ES: There was one young woman I took an interest in. It was the first year of the foundation, and she was skating at [one of our rinks], and she wrote me a letter saying that before the foundation she had no hope in life. I decided I wanted to know who this young lady was. To make a long story short, she stayed in the program, and we helped her get into West Chester University. She’s a defenseman on the hockey team, and last year they won the national championship at their level. She’s on the dean’s list, and she has turned into a magnificent woman. That’s a story I know personally, but we as an organization take an interest in every kid.
SJM: Are you pleased with how the foundation has grown over the past eight years?
ES: The hockey program has worked out beyond my wildest dreams, and we’ve accomplished a lot more this soon by virtue of the city deciding to close four or five city rinks. We stepped in and run them at our own expense. The city was grateful, and it worked out well for us because you didn’t have city rinks right in the heart of where the people were that we want to serve.
SJM: How does South Jersey fit into the mix?
ES: We have a huge fan base in New Jersey, and you might consider South Jersey almost an extension of Philadelphia. Our goal with the foundation is to provide as much support for as far as we can, and that obviously includes places like Camden and other parts of South Jersey that could benefit from our programming.
SJM: What happens next with the foundation?
ES: We want to continue with what we’re doing, and continue to serve more kids. Our goal is to someday have 10,000 kids in the program, and right now we have 3,000. It will require more rinks and spreading our wings further. We want to serve the entire Delaware Valley, growing in places like Chester and Camden, and we have other things ahead that will be opportunities for growth.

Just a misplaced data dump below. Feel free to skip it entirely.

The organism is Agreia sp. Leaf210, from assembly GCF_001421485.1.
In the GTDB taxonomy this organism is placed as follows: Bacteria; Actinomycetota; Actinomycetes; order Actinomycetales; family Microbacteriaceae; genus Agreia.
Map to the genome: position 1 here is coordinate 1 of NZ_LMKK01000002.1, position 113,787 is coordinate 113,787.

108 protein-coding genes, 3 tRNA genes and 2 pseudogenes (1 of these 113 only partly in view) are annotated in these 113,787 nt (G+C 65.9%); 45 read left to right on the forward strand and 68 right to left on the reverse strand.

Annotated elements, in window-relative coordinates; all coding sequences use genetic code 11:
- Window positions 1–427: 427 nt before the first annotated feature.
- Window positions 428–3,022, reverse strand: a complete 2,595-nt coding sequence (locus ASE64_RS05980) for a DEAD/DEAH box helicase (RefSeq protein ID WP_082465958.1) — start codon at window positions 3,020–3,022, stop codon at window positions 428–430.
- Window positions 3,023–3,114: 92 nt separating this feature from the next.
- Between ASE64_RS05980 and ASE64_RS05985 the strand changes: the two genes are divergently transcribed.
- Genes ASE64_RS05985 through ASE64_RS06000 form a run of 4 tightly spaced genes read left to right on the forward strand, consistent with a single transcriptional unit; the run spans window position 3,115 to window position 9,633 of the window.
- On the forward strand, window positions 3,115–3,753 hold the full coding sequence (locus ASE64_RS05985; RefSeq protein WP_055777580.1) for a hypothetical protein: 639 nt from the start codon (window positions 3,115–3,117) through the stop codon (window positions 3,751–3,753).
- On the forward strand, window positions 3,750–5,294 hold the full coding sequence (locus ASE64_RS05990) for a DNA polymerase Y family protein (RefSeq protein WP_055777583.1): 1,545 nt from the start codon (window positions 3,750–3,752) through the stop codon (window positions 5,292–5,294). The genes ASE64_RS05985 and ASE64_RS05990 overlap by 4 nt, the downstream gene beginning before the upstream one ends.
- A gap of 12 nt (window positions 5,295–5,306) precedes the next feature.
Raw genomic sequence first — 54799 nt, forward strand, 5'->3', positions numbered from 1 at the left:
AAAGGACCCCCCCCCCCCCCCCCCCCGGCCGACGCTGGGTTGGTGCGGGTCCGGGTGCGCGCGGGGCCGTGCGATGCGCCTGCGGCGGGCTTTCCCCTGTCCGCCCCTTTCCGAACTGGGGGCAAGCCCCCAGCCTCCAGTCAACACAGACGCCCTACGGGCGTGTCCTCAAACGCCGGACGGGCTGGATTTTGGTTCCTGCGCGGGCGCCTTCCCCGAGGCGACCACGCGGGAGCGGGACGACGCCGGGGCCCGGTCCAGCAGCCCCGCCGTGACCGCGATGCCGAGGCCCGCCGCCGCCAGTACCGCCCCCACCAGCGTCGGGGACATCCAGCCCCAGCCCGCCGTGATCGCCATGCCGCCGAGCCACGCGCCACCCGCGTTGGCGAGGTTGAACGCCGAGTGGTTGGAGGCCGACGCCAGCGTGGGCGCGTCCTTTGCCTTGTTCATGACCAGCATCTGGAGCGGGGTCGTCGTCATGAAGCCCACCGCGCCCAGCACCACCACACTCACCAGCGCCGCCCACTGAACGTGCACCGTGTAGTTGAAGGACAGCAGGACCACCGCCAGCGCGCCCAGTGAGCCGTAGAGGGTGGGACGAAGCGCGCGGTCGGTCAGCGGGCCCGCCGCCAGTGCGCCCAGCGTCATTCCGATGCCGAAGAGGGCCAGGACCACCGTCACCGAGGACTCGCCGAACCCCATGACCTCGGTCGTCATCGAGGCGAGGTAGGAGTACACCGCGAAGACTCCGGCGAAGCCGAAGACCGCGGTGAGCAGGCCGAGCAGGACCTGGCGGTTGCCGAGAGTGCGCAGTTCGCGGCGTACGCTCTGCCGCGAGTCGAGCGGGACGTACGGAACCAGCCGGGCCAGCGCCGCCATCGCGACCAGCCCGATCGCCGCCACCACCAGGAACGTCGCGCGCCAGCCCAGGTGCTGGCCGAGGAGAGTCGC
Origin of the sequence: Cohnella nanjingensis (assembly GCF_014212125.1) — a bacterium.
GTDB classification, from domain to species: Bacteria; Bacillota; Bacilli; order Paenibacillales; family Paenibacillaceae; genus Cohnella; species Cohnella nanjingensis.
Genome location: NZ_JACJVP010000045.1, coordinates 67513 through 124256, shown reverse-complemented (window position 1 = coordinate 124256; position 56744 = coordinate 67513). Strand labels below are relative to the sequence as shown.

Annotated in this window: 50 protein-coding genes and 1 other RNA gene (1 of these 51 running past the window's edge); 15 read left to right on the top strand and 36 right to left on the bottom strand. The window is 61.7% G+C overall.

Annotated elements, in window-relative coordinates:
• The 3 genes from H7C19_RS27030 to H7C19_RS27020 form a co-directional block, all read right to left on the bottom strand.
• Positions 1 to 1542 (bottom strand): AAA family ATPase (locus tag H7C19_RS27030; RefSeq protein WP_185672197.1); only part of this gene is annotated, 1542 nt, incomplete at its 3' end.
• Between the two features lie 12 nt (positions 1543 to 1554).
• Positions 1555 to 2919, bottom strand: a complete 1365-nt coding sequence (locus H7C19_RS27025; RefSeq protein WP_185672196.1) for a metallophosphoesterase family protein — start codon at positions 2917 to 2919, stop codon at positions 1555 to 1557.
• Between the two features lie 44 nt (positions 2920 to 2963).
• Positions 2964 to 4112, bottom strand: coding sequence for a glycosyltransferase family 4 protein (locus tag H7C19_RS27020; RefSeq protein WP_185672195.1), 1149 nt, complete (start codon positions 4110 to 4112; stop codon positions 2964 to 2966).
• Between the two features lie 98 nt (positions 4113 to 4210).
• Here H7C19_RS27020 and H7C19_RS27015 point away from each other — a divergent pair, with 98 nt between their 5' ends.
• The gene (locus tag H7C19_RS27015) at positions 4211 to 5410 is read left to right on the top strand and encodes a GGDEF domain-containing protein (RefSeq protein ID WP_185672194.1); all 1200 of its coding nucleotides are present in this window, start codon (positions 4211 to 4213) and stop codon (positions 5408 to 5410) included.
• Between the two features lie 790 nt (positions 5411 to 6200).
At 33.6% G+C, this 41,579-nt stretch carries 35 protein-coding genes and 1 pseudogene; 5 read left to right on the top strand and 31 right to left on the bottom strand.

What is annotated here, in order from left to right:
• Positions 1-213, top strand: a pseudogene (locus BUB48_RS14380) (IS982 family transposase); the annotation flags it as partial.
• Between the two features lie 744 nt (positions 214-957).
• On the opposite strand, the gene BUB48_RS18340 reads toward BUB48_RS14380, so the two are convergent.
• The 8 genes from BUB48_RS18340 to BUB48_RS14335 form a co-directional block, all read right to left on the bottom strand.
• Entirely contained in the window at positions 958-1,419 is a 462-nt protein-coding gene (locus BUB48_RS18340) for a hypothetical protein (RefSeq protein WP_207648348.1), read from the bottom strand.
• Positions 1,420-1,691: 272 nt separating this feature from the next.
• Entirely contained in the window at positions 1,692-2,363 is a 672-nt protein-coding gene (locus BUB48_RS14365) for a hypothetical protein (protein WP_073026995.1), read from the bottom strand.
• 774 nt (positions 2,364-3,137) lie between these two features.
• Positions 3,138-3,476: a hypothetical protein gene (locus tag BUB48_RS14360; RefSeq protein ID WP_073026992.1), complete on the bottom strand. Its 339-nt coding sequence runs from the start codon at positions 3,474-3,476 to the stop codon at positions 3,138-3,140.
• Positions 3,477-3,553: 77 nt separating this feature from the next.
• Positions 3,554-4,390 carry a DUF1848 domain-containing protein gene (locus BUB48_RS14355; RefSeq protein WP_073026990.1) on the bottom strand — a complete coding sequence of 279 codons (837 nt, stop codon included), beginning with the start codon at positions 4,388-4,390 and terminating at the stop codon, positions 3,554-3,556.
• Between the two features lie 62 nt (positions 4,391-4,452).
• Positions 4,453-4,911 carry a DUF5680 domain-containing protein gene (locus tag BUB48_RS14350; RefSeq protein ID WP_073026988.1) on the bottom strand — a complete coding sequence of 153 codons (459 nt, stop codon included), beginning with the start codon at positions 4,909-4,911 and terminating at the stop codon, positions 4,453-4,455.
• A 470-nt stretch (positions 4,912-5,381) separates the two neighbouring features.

SJM: It’s been almost 50 years since the Flyers started playing in Philadelphia. How’s the experiment going?
ES: [Laughs.] I doubt I’d call it an experiment. It’s the best thing in my life other than my children. We keep trying for another Cup. I never realized how hard it would be to get back there.
SJM: Every Flyers player I’ve interviewed—past and present—has wonderful things to say about the organization, specifically mentioning you by name. What about the culture here makes it so special?
ES: We’ve treated the organization like a family. We have a great alumni group which we’ve always supported; I would match our alumni up with any in professional sports. We look after our own. I can’t tell you how many ex-Flyers we have working for us—in the front office, in the buildings we manage and run, things of that nature. We make sure our people are taken care of. It’s a rough sport, and we always appreciate everything they do for us.
Published (and copyrighted) in South Jersey Magazine, Volume 10, Issue 8 (November, 2013).